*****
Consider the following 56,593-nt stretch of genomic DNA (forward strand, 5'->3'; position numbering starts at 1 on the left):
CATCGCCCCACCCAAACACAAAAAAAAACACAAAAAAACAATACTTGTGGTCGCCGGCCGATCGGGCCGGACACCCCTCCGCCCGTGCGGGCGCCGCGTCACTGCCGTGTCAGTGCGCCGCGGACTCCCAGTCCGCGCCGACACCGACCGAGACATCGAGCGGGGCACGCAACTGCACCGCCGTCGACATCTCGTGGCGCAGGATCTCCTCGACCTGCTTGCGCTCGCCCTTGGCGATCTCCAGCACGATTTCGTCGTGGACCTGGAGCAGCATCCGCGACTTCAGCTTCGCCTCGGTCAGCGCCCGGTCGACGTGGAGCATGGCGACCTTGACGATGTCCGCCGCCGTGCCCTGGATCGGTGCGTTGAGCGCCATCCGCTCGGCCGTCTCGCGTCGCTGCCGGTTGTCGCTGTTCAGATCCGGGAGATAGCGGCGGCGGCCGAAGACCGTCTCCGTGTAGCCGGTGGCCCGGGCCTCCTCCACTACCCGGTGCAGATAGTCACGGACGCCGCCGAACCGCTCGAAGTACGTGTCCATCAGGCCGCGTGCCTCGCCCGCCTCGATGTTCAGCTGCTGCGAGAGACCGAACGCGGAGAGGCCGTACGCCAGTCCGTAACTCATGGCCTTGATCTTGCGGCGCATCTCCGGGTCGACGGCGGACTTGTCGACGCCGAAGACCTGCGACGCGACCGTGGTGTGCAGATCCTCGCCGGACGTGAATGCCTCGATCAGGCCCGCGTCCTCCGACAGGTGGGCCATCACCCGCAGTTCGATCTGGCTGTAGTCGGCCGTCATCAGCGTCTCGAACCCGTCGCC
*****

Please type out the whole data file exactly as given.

Consider the following 56,593-nt stretch of genomic DNA (forward strand, 5'->3'; position numbering starts at 1 on the left):
CATCGCCCCACCCAAACACAAAAAAAAACACAAAAAAACAATACTTGTGGTCGCCGGCCGATCGGGCCGGACACCCCTCCGCCCGTGCGGGCGCCGCGTCACTGCCGTGTCAGTGCGCCGCGGACTCCCAGTCCGCGCCGACACCGACCGAGACATCGAGCGGGGCACGCAACTGCACCGCCGTCGACATCTCGTGGCGCAGGATCTCCTCGACCTGCTTGCGCTCGCCCTTGGCGATCTCCAGCACGATTTCGTCGTGGACCTGGAGCAGCATCCGCGACTTCAGCTTCGCCTCGGTCAGCGCCCGGTCGACGTGGAGCATGGCGACCTTGACGATGTCCGCCGCCGTGCCCTGGATCGGTGCGTTGAGCGCCATCCGCTCGGCCGTCTCGCGTCGCTGCCGGTTGTCGCTGTTCAGATCCGGGAGATAGCGGCGGCGGCCGAAGACCGTCTCCGTGTAGCCGGTGGCCCGGGCCTCCTCCACTACCCGGTGCAGATAGTCACGGACGCCGCCGAACCGCTCGAAGTACGTGTCCATCAGGCCGCGTGCCTCGCCCGCCTCGATGTTCAGCTGCTGCGAGAGACCGAACGCGGAGAGGCCGTACGCCAGTCCGTAACTCATGGCCTTGATCTTGCGGCGCATCTCCGGGTCGACGGCGGACTTGTCGACGCCGAAGACCTGCGACGCGACCGTGGTGTGCAGATCCTCGCCGGACGTGAATGCCTCGATCAGGCCCGCGTCCTCCGACAGGTGGGCCATCACCCGCAGTTCGATCTGGCTGTAGTCGGCCGTCATCAGCGTCTCGAACCCGTCGCC